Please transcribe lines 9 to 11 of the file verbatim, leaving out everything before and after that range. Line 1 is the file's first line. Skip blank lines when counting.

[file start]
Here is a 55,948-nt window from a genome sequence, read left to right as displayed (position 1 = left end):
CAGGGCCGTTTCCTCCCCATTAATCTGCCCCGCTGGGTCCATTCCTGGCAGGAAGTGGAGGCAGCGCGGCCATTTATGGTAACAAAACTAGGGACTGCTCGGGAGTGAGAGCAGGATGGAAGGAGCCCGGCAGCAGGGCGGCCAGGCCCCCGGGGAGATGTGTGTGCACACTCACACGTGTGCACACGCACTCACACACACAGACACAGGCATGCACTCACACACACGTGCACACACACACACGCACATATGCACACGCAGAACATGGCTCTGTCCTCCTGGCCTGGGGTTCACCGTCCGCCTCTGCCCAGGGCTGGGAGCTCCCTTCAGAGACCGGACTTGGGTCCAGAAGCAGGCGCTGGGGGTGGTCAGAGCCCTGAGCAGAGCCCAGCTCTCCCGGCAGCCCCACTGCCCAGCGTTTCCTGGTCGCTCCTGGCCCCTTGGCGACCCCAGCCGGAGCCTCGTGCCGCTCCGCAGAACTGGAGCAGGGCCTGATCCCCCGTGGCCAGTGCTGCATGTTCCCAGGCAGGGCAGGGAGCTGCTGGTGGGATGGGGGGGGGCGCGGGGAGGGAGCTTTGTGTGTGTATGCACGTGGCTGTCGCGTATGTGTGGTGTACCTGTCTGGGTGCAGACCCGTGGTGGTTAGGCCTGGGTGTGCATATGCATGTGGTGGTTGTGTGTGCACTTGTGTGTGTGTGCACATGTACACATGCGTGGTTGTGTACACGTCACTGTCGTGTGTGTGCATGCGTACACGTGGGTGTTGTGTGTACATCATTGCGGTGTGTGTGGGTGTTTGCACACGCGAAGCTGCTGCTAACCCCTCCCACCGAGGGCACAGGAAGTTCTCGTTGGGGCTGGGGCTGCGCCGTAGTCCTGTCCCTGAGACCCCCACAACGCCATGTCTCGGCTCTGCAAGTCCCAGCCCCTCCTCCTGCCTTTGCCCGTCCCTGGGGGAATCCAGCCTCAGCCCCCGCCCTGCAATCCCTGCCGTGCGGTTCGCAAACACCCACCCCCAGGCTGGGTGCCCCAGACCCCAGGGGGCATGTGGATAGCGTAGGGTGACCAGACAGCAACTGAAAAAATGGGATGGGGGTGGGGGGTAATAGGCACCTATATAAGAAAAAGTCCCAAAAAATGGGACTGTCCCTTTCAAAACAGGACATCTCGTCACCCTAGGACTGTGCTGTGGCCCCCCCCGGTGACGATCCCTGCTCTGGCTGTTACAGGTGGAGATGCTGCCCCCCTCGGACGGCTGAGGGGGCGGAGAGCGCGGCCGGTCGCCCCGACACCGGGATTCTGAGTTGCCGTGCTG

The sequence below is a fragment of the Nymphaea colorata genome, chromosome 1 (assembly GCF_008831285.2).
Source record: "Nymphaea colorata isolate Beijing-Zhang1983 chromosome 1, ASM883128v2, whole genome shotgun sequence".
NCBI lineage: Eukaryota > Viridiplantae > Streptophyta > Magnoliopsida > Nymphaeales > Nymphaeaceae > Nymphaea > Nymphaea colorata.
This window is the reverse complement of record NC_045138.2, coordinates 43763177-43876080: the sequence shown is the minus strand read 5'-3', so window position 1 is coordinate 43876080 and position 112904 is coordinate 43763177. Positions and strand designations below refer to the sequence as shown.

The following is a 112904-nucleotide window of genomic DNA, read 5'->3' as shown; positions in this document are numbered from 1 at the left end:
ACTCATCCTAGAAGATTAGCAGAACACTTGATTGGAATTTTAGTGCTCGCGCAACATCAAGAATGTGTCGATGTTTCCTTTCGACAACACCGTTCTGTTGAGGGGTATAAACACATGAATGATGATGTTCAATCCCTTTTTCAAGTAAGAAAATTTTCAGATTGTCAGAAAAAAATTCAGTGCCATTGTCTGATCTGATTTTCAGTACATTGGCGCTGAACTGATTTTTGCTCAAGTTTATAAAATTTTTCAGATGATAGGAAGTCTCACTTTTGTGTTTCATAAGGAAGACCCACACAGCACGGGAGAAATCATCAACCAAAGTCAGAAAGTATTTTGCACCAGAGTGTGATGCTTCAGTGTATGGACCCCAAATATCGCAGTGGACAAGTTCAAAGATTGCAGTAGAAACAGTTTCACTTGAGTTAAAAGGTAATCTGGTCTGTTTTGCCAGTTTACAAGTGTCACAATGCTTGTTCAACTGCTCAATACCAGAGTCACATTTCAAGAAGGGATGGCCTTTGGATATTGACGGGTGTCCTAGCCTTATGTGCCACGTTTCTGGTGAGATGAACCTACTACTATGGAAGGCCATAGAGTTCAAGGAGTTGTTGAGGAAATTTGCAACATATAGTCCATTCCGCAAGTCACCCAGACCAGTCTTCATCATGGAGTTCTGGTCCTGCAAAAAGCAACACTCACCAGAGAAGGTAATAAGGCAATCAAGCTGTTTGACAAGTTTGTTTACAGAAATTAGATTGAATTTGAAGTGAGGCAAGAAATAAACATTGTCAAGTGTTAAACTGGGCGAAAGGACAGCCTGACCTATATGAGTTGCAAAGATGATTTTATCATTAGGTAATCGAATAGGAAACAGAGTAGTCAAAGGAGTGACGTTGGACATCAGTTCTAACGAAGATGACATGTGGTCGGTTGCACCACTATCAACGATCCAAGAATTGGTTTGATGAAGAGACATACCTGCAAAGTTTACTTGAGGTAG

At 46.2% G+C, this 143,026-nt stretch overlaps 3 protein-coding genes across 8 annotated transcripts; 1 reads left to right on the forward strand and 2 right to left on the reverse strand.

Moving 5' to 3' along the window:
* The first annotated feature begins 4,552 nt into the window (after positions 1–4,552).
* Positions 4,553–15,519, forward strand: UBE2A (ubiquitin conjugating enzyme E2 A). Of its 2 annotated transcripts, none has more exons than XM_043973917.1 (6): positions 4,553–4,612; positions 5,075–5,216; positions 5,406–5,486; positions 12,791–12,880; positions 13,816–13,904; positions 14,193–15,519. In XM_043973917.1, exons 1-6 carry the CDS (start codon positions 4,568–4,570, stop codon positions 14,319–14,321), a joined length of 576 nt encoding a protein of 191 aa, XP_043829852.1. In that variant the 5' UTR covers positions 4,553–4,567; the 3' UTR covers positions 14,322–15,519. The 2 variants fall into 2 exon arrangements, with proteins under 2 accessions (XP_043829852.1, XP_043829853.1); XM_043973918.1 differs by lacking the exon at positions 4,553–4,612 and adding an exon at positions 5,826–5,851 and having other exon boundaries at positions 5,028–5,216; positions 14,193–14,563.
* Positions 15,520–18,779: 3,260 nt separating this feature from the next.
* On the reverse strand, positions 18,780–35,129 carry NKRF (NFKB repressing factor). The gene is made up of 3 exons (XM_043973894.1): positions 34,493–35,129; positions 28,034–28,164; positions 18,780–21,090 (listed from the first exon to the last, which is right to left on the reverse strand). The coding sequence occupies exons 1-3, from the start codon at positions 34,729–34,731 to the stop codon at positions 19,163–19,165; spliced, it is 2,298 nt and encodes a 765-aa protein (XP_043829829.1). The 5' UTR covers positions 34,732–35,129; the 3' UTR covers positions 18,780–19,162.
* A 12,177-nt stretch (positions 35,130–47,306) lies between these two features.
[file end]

At 46.2% G+C, this 143,026-nt stretch overlaps 3 protein-coding genes across 8 annotated transcripts; 1 reads left to right on the forward strand and 2 right to left on the reverse strand.

Moving 5' to 3' along the window:
* The first annotated feature begins 4,552 nt into the window (after positions 1–4,552).